Updated Jun 18, 2021

Passive rewilding brings new woodlands

A new study on "Long-term woodland restoration on lowland farmland through passive rewilding" has found that over half of the trees in two new woodlands in lowland England have been planted by jays.

The study followed two fields next to Monk Woods, a nature reserve in Cambridgeshire, which had been undergoing passive rewilding for 24 and 59 years. Within six decades, native woodland restoration was approaching the structure (but not the species composition) of long-established woodlands.

During a process referred to as  "passive rewilding", thrushes spread seeds of bramble, blackthorn and hawthorn, and this scrub then provided natural thorny tree "guards" for oaks that grew from acorns buried in the ground by jays.

After this success, other sites adjacent to ancient woodland could reflect ideal conditions for restoration, with numerous seed sources of varied woody species close by.

The study published by PLOS ONE believed it provided direct evidence that passive rewilding has the potential to expand native woodland habitat at very low cost and within relatively short timescales, potentially generating valuable successional habitats for biodiversity. Passive rewilding can expand and buffer existing woods, as at Monks Wood, or create new woodland patches to diversify intensive farmland and act as sources for further expansion.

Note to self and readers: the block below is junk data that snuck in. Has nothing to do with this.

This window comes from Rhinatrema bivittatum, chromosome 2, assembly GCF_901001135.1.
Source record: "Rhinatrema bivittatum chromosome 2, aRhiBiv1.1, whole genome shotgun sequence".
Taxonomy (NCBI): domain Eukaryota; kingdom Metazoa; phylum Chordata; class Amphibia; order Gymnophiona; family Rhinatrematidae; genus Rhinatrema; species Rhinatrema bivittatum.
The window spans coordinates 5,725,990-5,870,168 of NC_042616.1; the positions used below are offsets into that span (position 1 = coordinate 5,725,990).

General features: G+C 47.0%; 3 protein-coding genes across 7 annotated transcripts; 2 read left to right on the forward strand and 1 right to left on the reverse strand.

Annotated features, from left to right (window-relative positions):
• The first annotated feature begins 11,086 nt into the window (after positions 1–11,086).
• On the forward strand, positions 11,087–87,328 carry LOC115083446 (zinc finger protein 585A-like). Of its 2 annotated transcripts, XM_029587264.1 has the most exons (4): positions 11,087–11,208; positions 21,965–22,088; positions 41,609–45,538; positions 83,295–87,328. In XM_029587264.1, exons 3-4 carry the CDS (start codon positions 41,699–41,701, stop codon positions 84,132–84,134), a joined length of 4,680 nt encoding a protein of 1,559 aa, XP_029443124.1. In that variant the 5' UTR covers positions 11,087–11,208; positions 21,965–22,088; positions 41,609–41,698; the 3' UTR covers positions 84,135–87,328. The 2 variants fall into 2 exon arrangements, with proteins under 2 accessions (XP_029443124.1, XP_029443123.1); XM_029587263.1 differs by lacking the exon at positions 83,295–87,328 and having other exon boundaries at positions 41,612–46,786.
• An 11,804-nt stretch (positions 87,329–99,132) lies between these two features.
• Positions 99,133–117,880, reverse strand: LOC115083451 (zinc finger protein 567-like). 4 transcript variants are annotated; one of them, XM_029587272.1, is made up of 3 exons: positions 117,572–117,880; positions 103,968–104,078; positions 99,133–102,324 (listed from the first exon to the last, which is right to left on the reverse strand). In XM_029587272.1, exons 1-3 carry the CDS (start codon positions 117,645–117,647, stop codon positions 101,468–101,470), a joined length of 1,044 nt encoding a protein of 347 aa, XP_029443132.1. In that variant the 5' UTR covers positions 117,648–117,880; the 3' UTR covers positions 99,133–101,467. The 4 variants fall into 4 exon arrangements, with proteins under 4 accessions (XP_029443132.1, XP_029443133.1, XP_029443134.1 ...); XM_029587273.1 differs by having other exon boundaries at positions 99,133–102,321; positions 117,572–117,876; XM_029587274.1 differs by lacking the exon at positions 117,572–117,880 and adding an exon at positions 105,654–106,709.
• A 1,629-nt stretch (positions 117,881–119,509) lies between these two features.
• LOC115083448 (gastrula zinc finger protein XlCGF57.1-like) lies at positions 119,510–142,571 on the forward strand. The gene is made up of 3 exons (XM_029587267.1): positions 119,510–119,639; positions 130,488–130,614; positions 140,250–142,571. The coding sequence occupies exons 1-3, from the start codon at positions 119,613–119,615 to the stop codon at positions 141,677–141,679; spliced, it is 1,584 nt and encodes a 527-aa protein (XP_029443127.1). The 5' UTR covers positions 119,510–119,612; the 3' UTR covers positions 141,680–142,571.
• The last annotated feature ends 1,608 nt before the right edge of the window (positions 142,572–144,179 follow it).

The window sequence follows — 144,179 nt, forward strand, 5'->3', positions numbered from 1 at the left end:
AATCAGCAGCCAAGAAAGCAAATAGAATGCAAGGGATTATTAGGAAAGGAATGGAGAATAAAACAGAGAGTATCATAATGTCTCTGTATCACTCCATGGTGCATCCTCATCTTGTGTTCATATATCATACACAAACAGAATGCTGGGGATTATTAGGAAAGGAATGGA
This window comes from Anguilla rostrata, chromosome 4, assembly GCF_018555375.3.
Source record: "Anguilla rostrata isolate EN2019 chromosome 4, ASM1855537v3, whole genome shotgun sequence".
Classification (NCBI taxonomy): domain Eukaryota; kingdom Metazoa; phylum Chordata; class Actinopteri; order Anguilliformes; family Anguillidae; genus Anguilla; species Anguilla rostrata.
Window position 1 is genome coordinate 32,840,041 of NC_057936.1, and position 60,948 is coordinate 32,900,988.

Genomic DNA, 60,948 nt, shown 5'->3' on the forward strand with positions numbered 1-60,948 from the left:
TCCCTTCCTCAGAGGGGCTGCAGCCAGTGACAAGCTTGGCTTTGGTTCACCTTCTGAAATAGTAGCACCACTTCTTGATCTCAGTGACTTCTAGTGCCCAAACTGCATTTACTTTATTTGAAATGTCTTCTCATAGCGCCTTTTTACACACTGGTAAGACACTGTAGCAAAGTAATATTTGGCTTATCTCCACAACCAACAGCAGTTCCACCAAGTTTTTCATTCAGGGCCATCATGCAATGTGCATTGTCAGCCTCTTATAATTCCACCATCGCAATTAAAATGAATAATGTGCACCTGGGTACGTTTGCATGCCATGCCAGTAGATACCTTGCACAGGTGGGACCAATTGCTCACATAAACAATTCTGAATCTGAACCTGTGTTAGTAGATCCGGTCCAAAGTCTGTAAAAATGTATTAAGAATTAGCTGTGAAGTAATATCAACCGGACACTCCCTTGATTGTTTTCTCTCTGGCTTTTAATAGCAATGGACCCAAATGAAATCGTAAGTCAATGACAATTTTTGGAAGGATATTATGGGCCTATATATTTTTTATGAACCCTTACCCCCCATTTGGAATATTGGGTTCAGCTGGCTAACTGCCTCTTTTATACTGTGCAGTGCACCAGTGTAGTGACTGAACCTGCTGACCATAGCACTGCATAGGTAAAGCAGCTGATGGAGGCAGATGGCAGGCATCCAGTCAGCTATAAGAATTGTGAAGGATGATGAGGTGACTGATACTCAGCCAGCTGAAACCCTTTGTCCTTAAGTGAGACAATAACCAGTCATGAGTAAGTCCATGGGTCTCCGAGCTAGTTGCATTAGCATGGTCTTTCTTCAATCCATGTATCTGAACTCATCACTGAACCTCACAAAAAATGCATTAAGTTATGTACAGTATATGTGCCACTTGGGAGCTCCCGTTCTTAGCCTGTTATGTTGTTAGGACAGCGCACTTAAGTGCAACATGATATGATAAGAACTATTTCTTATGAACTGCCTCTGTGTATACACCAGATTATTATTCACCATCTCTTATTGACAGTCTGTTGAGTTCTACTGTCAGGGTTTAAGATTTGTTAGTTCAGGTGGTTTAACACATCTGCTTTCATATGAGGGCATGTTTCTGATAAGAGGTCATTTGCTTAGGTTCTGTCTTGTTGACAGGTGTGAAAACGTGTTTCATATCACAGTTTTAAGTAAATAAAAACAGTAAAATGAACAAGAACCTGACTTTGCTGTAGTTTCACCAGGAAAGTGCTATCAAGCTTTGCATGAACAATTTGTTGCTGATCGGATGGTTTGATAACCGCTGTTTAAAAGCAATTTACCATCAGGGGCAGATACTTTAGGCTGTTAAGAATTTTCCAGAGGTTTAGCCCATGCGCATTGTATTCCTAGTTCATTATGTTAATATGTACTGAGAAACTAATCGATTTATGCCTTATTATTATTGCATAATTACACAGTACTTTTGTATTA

The UK's target to plant at least 12 million trees on 185,000 ha by 2042 has been predicted to cost £5.7 million for a 'Northern Forest', incorporating targeted passive restoration into such plans could result in significant cost savings.

The lead author of the study, Dr Richard Broughton of the UK Centre for Ecology and Hydrology said: "Many people don't like jays. Traditionally they have been seen as a pest. But jays and possibly grey squirrels planted more than half the trees in these sites. The jays and the thrushes basically engineered these new woodlands."

Chair of Natural England, Tony Juniper said: "In meeting our most welcome national ambition to expand woodland there is every good reason to harness the power of nature. The natural woodland regeneration at Monks Wood presents a fantastic example of what is possible – with trees planting themselves, with the assistance of the wind, birds and mammals. The feathered and furry foresters doing their work means there's no need for the usual invasive digging, plastic tubes or imported saplings.

"There is also as a result no risk of importing diseases, it's cost-free and full of wondrous wildlife, such as pollinating insects, wild plants and many birds including garden warblers, yellowhammer and reed bunting. Natural woodland recovery also catches carbon and can help reduce flood risk. It doesn't work everywhere, but it quite clearly does in so many places and I would love to see this kind of example inspiring more natural regeneration across the country."